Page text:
Beginning today, thousands of (mostly white) people will gather in Cleveland, Ohio, to horribly embarrass themselves and our nation. They will argue that scientists are wrong about climate change, that gay people don't have the right to marry, and that Americans shouldn't be allowed to watch porn. And then they will nominate Donald Trump — Donald Trump! — to be president of the United States.
Florida's best and brightest political minds will be there, heaping that shame right back onto our proud state. Here's a quick guide to the Sunshine State natives who have nabbed prime speaking spots at the Republican National Convention this week:
Sen. Marco Rubio
Why Is He Speaking?
Rubio is perhaps America's foremost political opportunist. His entire career is a long performance art piece dedicated to catching the next rising political wave at the most opportune moment. When Jeb Bush was ascendent in Florida, Rubio was Jebber's most trusted young acolyte. When the Tea Party was burning down the GOP from within, he briefly became the face of the movement. And when it became clear that he could still win the Senate seat he had swore repeatedly not to run for after his presidential campaign, he flip-flopped right back into that race.
So you had better believe he wouldn't say no to the chance to speak to a national audience.
How Will He Embarrass Us?
During that disastrous run for the White House earlier this year, Rubio put himself in a bit of a tight corner with respect to Trump, the guy who will be officially nominated for president this week. There were all the speeches when Rubio called Trump a "con man," his repeated mantra that the Donald should never be entrusted with the nuclear codes, and, yes, that time he joked that Trump probably has a tiny penis.
Rubio has tacitly acknowledged that fact by declining to travel to Cleveland. Instead, he'll speak via video to the GOP convention.
Still, unless he takes the mike to blast Trump and insist that delegates go renegade, it'll be all but impossible for Rubio to come out of this not looking like a huge hypocrite. Which he is.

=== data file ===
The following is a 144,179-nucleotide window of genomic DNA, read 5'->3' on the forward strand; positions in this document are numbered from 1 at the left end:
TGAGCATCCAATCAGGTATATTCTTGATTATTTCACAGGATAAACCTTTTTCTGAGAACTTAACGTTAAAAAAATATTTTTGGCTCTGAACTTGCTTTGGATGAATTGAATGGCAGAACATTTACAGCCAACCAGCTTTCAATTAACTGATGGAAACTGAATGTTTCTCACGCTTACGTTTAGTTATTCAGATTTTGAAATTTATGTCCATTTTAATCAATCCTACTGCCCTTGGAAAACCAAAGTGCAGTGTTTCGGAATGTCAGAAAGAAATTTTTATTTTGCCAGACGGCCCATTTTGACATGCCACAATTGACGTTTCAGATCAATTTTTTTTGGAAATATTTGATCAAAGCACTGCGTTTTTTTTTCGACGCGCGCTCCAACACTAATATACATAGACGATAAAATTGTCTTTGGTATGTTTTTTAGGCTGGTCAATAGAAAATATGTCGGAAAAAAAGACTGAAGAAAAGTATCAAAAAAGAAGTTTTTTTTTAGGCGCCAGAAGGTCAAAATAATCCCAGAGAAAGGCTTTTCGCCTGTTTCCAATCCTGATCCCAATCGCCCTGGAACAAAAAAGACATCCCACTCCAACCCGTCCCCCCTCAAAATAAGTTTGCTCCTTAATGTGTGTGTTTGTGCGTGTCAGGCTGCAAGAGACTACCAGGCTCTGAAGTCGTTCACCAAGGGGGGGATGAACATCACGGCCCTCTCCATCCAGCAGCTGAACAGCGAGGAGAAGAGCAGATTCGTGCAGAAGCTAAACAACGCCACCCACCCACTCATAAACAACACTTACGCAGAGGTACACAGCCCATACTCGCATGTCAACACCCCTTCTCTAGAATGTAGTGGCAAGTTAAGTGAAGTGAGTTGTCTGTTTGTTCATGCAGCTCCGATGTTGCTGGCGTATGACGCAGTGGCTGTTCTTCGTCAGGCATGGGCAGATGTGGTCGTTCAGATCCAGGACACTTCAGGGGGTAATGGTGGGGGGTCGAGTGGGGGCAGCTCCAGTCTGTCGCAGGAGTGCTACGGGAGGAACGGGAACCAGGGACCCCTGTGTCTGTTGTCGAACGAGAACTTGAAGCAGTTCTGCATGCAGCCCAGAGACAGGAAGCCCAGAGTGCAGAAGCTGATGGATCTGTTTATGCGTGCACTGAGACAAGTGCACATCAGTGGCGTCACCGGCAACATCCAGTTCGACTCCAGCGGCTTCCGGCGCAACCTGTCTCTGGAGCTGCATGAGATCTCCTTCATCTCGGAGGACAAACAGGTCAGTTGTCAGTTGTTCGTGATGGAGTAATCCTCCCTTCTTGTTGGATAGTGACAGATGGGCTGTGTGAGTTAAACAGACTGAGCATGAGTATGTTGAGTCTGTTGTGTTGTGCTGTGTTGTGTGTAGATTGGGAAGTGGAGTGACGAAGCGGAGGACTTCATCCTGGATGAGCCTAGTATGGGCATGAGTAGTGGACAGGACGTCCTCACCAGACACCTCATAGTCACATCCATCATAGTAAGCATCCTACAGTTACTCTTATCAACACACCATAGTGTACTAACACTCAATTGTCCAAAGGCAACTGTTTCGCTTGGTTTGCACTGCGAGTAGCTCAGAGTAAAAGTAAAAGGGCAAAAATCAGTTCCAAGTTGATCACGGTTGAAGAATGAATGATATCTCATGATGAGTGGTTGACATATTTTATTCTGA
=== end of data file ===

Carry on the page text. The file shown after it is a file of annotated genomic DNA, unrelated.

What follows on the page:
Attorney General Pam Bondi
Why Is She Going?
Bondi is a rising conservative star with her sights set way above Tallahassee. She's attractive, has a long TV resumé, and endeared herself to the right wing by being a leading legal opponent of Obamacare and gay marriage. She also hitched herself to the Trump train much earlier than most other Florida Republicans. If Trump wins the White House, she might just have a cabinet seat with her name on it.
How Will She Embarrass Us?
In 2013, Pam Bondi's office was considering whether to bring charges over a slew of complaints by Florida residents that they'd been victimized by Trump University, the for-profit college licensed to use the Donald's name.
But even as Bondi's office hinted the state might join New York's $40 million lawsuit against the school, the attorney general was calling Trump himself to ask for money. He happily obliged with a $25,000 donation. Soon afterward, Bondi dropped the investigation.
If that's not sleazy enough, Trump's donation was illegal. It came from his 501(c)(3) charitable foundation, which can't give political money, and it was never reported to the IRS.
Gov. Rick Scott
If you like this story, consider signing up for our email newsletters.
SHOW ME HOW
Why Is He Speaking?
Like a health-care-defrauding political zombie, Scott's career never seems to die despite public opinion polls that rarely cross the Mendoza line. And even as his popularity within the state nears new nadirs, his national political ambition is soaring. Like Bondi, Scott tacitly got behind Trump much earlier than other Florida politicos. And he now reportedly has his sights set on a U.S. Senate run in 2018 — with his convention speech Wednesday a natural jumping-off point.
How Will He Embarrass Us?
In Florida, Scott is reeling from the biggest environmental catastrophe of his tenure. Pollutant-clogged Lake Okeechobee is overflowing into estuaries and canals stretching to both of the states' coasts, leaving toxic green sludge for hundreds of miles. The governor, meanwhile, has impotently blamed the feds while trying in vain to find a quick fix for a problem with roots in decades of water mismanagement and political carte blanche for the sugar industry.
Also, have you ever seen the guy speak in public? Good money is on Scott for the worst appearance at the RNC. It might not be a coincidence that the convention (accidentally?) left his name off the program schedule.